Where is meaning?

BBI 3219
Semantik & Pragmatik
Some things we know
• These sentences describe
the same situation:
– The small blue circle is in
front of the square.
– The square is behind the
small blue circle.
We are also capable of verifying that both sentences
are true in this particular situation.
This is because we know what the world must be
like in order for these sentences to be true.
Some things we know
• We know that the following sentence can
mean more than one thing (it is ambiguous):
– She drove past the bank.
 This seems to be related to our knowledge of what
bank denotes.
• Semantics is the branch of linguistics
that deals with the study of meaning,
changes in meaning, and the
principles that govern the relationship
between sentences or words and their
• It is the study of the relationships
between signs and symbols and what
they represent.
beautiful, excellent
bright, lively-looking
dedicated to social pleasures,
promiscuous, frivolous
bad in various extended
senses (e.g. wounds, quality)
excellent, splendid,
malicious, mischievous, sly
(jocular use)
bad in
• The study of the linguistic meaning
of morphemes, words, phrases, and
sentences is called Semantics.
• The study of semantics includes the
study of how meaning is constructed,
illustrated, simplified, negotiated,
contradicted, and paraphrased.
Some important areas of semantic theory or
related subjects include these:
Symbol and referent
Conceptions of meaning
Words and lexemes
Denotation, connotation, implication
Metaphor, simile and symbol
Semantic fields
Synonym, antonym and hyponym
Semantic change and etymology
Homonymy, homophones and
• Lexicology and lexicography
• Epistemology
• Colour
Subfields of semantics:
1. Lexical (of or relating to the vocabulary,
words, or morphemes of a language)
semantics - meanings of words, and the
meaning relationships among words;
2. Phrasal or sentential semantics concerned with the meaning of
syntactic units larger than the word.
• The study of how context affects
meaning is called Pragmatics.
• For example, the sentence "It's cold
in here" can be interpreted in certain
situations as "close the windows".
What is meaning?
‘Aboutness’ of natural language
• A noise that I make when I speak or a scribble that I
produce when I write words in English or a signlanguage gesture I make are physical objects that
convey meanings, they are about something
• We use language to communicate, to talk about
things in the world, people and their properties,
relations between people, events, in short about the
way the world is, should be, could have been …
• Semantics involves the most abstract level of
linguistic analysis, since we cannot see or
observe meaning as we can observe and
record sounds.
• Meaning is related very closely to the human
capacity to think logically and to understand.
• So when we try to analyze meaning, we are
trying to analyze our own capacity to think
and understand our own ability to create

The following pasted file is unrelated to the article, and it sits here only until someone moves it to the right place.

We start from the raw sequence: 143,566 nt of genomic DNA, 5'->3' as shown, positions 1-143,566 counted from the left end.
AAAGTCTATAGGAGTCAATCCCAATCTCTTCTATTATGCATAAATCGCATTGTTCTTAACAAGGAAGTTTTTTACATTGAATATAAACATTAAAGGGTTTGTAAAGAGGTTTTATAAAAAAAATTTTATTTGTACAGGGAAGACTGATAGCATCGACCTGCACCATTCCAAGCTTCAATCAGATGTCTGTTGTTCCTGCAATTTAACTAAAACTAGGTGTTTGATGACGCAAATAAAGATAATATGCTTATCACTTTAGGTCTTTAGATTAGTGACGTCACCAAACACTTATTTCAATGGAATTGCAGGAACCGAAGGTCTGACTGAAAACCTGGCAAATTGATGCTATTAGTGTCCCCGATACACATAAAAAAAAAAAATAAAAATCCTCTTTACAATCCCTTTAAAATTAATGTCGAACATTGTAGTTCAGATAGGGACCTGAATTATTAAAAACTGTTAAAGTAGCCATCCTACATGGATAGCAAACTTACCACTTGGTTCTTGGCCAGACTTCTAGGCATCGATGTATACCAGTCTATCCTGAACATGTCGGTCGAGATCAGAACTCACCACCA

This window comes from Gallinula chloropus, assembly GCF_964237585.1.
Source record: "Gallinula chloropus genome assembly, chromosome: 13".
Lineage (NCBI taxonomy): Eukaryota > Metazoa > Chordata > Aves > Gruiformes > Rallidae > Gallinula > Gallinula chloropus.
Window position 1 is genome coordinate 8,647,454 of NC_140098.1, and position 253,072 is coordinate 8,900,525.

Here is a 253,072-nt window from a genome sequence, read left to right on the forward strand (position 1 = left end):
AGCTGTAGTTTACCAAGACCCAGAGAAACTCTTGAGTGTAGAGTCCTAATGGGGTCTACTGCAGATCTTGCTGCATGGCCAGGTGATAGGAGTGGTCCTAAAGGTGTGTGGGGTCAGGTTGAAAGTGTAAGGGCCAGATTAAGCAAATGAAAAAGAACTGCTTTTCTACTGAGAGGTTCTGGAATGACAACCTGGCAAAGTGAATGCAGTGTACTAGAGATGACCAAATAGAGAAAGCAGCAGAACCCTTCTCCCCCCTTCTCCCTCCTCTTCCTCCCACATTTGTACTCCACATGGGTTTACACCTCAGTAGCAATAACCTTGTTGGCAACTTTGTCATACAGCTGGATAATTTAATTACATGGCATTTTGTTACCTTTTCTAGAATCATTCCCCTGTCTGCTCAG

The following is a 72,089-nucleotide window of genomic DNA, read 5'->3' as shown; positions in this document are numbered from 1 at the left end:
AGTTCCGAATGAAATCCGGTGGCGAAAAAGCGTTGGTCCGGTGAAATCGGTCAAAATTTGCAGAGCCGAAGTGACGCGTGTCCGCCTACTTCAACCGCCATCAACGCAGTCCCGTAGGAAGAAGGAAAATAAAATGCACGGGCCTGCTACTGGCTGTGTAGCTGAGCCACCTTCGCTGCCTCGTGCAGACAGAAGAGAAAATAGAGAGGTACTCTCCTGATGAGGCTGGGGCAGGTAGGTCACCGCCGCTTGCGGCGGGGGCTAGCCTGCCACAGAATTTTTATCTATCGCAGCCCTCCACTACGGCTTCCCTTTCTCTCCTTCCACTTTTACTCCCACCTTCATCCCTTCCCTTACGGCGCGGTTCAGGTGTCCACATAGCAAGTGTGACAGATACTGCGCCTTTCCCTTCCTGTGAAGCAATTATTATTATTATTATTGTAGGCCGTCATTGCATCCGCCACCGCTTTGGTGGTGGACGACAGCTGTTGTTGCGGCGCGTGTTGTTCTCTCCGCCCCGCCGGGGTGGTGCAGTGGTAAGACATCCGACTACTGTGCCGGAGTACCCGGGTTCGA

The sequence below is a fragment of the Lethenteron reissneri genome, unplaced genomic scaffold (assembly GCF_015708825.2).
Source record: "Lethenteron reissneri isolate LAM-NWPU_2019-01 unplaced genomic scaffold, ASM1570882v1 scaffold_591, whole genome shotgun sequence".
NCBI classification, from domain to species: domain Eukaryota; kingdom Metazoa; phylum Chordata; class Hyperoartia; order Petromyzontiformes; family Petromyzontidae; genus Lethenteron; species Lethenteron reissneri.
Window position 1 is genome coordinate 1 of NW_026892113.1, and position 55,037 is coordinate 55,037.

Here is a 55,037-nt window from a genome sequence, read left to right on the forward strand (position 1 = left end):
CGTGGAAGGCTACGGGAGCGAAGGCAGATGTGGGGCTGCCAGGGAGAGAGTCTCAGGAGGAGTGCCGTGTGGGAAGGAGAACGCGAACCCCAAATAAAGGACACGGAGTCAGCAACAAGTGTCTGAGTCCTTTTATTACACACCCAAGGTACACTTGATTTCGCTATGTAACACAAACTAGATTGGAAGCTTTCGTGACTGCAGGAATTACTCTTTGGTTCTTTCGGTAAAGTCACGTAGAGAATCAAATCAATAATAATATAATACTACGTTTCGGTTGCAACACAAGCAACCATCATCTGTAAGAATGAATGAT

Can we define meanings in terms of their
physical properties?
• Linguistic forms usually lack any physical
resemblance with the entities that they stand
Can we define meanings in terms of their
physical properties?
• The connection between a word and what it
stands for is ARBITRARY - there is no
relationship between the way a word is
pronounced (or signed) and its meaning.
• “The ARBITRARINESS of the linguistic sign”
(Ferdinand de Saussure, 1916, Cours de
linguistique générale) is one of the defining
properties of human language.
Language and the world
• But in characterising knowledge of meaning, we also
have the problem of distinguishing linguistic knowledge
from world knowledge
• E.g. What is the meaning of the word man or ostrich?
– Is your knowledge of the meaning independent of your
experience of the world?
– Are you born with an innate knowledge of such words?
Knowledge of language and the world
How do we account for the
relationship between
words and concepts?
How do we decode the
meaning of complex
How is linguistic meaning
related to the world?
Indirect relation between word and world
Gold is getting more and more expensive.
• What idea, concept, thought or image do you think of when
you hear this sentence?
• For EVERY PERSON, the word gold evokes a DIFFERENT
PICTURE, IDEA, CONCEPT, etc.; yet that does not prevent us all
from using the word with the same meaning.
• This means that the word gold applies to something general,
or possibly even universal.
Where is meaning?
– The meaning of words cannot be derived from their
physical properties,
– It cannot be reduced to the real-world objects or their
perception, and
– It cannot be reduced to the particular image in my or your
• The meaning of words is to be derived from the
relations between words, concepts and things in
the real world.
Levels of Meaning
1. Sentence / Expression meaning – the
linguistic meaning sentence
2. Utterance meaning – meaning of the
sentence in a particular context
Expression meaning
• The meanings of words, phrases and
sentences, taken out of context, in their
general sense constitute the level of meaning .
• Covers word meaning and sentence meaning.
• Literal/conventionalised meaning
o“core meaning”, independent of context
o this belongs to semantics proper
Sentence / expression meaning
1. Corresponds to phrasal meaning or sense i.e. the
compositional meaning of the sentence as constructed out
of the meanings of its individual component lexemes
I don't need your bicycle.
• need, bicycle content words
• I, do, not, your function words
2. context-independent
3. The meaning of content words are concepts. It describes
what it refers to, i.e. it is descriptive meaning
4. The meaning of function words contributes to the
descriptive meaning of the sentence.
• Uncovering the knowledge of the meanings of
words and sentences and revealing its nature
are the central objectives of semantics.
Determine the meaning of the sentence in (1):
(1) I like your shirt.
The description of meaning must be specific
enough to distinguish it from all other words
with different meanings
Utterance Meaning
• The meaning that results from using an expression in
a given context of utterance (CoU).
• CoU  the sum of circumstances that bear on
reference and truth.
The speaker
The addressee(s) / recipients
The time
The place
The facts
Utterance Meaning
– Speaker meaning & context
• What a speaker means when they say